It was while studying textiles in high school that Barnes discovered her love of sewing, first making herself a dress she used to wear “all the time”. She now works in the fashion industry, but says everything she does in her Auckland garage is a hobby. “I don’t do anything here that makes me money. If I want a new piece of clothing, I would never go and look to buy it, I would look to make it,” Barnes says. 

“After I moved out [of home], I brought everything with me. One day I’d love to buy my own house, and a garage is my non-negotiable must-have.” She gestures around at the equipment, patterns and fabrics. “I couldn’t not have ‘this’ – and where else to put it but a garage?”

Right now, she’s making a shirt for a friend and says she makes practically all of her own clothes as well. “I think pants are the easiest, shirts are sort of a step up,” she says. “I try to be sustainable about it, I shouldn’t really just sew things because I can – I always think ‘do I really need that shirt’, ‘should I be buying this fabric?’”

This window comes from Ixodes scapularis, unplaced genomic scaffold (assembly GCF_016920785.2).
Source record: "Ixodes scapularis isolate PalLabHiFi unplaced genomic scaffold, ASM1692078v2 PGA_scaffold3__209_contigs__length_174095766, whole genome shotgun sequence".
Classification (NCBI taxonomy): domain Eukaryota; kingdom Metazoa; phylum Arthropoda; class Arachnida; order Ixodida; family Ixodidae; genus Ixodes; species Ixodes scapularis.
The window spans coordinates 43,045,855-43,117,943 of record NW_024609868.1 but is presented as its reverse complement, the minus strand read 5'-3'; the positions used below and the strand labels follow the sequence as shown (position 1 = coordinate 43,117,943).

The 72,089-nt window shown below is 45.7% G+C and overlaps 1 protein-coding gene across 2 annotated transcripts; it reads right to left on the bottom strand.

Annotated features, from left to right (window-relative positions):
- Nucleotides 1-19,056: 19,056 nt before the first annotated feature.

Whitney Barnes sits at her sewing machine making clothes in her garage.
Barnes working away in the garage (Photo: Ralph Brown)

Last year’s floods threatened to damage some of Barnes’ most prized possessions, meaning everything is now raised above the ground and she’s invested in contents insurance (“mostly because of stuff in the garage”). It’s not just the sewing equipment, there’s also an old upright piano that was in Barnes’ family home as a child. “As soon as we moved into this house my mum was like, ‘you’ve got a garage, you’re taking the piano’.” From sewing gear to family heirloom pianolas, the contents of humble Kiwi garages know no bounds. 

Along with her sewing machine, it’s her cutting table that Barnes is most attached to. “I got this off Trade Me maybe 10 or 12 years ago for about 60 bucks and I look at it now and I’m like, wow, that’s a really decent table that would cost me more than 60 bucks to rebuild – I don’t wanna lose that.”

Whitney Barnes works at her cutting table to cut out bits of fabric in her garage.
The beloved cutting table (Photo: Ralph Brown)

Barnes says she feels lucky to have a space like this, one that she can “leave in a mess” if she wants and not have to worry about. “I like that it’s away from the house so I can separate myself and be like ‘bye, I’m going to the garage’,” she says. While there are many benefits to parking your car in the garage, Barnes is quite happy to let hers “chill in the driveway.”

*AA Insurance research conducted by Kantar. A nationally representative sample of over 1000 New Zealanders (aged 18+) completed an online survey in February 2024 (margin of error 3.1%)

Keep going!